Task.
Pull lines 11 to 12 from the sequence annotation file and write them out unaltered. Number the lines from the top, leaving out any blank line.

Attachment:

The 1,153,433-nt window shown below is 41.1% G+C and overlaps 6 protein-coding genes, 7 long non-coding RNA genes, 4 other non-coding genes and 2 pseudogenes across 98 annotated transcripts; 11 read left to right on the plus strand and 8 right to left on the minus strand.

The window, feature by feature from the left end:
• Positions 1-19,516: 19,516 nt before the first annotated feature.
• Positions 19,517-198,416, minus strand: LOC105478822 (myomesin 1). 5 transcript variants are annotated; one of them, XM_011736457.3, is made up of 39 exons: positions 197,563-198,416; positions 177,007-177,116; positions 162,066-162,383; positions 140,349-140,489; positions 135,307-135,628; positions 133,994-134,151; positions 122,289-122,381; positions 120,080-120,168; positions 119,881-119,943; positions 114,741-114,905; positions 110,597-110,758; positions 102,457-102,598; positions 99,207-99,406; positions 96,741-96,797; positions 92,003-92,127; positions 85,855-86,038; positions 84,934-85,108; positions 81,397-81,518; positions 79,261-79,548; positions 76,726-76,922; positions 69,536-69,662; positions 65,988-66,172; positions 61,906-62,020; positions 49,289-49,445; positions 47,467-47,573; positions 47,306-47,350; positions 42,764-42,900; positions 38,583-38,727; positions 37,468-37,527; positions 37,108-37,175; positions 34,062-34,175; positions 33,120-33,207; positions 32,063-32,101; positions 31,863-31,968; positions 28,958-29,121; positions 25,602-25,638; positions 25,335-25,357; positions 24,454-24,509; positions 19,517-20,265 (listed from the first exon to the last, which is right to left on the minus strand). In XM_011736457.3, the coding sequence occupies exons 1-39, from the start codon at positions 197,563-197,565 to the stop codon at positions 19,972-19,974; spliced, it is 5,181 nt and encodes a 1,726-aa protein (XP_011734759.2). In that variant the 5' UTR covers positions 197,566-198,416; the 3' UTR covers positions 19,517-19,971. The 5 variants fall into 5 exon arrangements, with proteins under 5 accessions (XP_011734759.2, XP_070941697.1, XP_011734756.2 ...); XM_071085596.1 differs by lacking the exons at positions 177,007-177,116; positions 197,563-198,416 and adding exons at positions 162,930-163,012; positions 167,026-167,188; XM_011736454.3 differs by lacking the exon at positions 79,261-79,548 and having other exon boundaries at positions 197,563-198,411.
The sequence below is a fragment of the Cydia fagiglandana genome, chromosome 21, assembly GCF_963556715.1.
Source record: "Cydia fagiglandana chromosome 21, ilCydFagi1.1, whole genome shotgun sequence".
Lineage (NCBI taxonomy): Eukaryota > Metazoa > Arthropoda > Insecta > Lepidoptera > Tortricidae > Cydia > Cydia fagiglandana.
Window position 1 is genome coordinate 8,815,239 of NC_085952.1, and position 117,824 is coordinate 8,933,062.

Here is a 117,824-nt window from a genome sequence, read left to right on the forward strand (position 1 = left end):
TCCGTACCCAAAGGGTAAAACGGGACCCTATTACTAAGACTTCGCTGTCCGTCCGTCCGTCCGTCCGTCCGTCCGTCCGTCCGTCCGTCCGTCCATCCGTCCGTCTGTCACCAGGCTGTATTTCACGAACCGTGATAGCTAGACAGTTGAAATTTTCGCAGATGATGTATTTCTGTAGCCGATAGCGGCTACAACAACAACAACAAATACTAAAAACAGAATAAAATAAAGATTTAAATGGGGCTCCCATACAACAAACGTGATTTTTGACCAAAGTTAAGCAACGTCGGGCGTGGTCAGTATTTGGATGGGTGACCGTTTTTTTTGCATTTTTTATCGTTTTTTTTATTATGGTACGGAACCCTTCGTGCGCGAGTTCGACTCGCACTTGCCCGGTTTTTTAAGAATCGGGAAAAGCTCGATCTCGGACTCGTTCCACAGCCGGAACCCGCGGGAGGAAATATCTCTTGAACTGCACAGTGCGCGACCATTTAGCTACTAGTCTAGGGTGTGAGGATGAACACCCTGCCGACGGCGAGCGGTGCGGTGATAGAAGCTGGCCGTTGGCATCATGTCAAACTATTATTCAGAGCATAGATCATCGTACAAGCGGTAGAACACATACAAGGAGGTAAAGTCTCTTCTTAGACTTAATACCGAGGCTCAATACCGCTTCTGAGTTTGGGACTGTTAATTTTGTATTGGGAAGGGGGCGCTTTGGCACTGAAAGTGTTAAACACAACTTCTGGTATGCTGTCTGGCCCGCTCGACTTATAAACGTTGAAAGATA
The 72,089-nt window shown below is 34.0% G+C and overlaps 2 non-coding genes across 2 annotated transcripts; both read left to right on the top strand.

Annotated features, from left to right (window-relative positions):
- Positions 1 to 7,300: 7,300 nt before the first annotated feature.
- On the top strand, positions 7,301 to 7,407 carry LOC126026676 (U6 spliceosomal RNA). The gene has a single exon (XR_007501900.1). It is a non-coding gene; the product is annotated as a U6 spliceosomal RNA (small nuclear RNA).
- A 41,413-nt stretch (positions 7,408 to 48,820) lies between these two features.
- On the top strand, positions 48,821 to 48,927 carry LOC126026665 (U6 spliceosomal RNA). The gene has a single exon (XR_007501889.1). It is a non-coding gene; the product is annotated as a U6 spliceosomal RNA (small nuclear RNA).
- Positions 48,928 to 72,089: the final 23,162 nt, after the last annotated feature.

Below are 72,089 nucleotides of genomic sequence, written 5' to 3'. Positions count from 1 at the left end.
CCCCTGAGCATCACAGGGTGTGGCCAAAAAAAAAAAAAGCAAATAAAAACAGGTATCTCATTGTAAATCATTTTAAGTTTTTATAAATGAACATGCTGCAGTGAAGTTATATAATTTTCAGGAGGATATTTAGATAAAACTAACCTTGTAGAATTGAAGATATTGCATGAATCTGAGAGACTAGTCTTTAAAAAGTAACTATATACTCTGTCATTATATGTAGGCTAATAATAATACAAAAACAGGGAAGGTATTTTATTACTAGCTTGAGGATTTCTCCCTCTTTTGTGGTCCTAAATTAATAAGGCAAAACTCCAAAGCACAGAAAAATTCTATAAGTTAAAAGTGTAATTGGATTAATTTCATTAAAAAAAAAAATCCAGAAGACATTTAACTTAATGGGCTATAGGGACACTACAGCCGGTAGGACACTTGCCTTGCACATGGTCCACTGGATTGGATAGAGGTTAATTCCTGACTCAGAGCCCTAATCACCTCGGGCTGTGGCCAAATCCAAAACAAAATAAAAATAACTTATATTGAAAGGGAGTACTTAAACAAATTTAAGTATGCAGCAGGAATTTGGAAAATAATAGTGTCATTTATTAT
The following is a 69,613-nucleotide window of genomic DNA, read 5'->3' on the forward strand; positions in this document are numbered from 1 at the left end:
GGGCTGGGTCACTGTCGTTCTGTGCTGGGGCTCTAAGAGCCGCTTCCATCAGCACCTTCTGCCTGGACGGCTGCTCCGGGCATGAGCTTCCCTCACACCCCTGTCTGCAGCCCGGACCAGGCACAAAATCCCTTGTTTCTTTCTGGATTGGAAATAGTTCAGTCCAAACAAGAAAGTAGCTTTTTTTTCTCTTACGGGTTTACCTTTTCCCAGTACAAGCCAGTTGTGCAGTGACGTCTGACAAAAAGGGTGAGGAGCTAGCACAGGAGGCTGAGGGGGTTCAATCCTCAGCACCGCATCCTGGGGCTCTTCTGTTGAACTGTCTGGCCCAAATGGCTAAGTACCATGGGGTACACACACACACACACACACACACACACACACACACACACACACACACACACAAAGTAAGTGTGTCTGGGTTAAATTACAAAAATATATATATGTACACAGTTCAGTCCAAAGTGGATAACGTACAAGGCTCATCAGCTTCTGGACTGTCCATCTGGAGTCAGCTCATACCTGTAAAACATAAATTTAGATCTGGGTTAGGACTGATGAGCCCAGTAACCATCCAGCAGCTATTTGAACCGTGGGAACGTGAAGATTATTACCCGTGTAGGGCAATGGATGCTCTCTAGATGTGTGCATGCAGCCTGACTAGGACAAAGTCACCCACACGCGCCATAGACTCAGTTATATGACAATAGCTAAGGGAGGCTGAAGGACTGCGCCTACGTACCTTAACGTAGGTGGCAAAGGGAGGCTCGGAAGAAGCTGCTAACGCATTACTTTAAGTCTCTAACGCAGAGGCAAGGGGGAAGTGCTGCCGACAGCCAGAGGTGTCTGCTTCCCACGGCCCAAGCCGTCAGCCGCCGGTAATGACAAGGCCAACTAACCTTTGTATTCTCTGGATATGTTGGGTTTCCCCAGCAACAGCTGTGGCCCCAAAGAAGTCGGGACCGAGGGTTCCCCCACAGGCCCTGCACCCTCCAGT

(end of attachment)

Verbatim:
The 72,089-nt window shown below is 34.0% G+C and overlaps 2 non-coding genes across 2 annotated transcripts; both read left to right on the top strand.

Annotated features, from left to right (window-relative positions):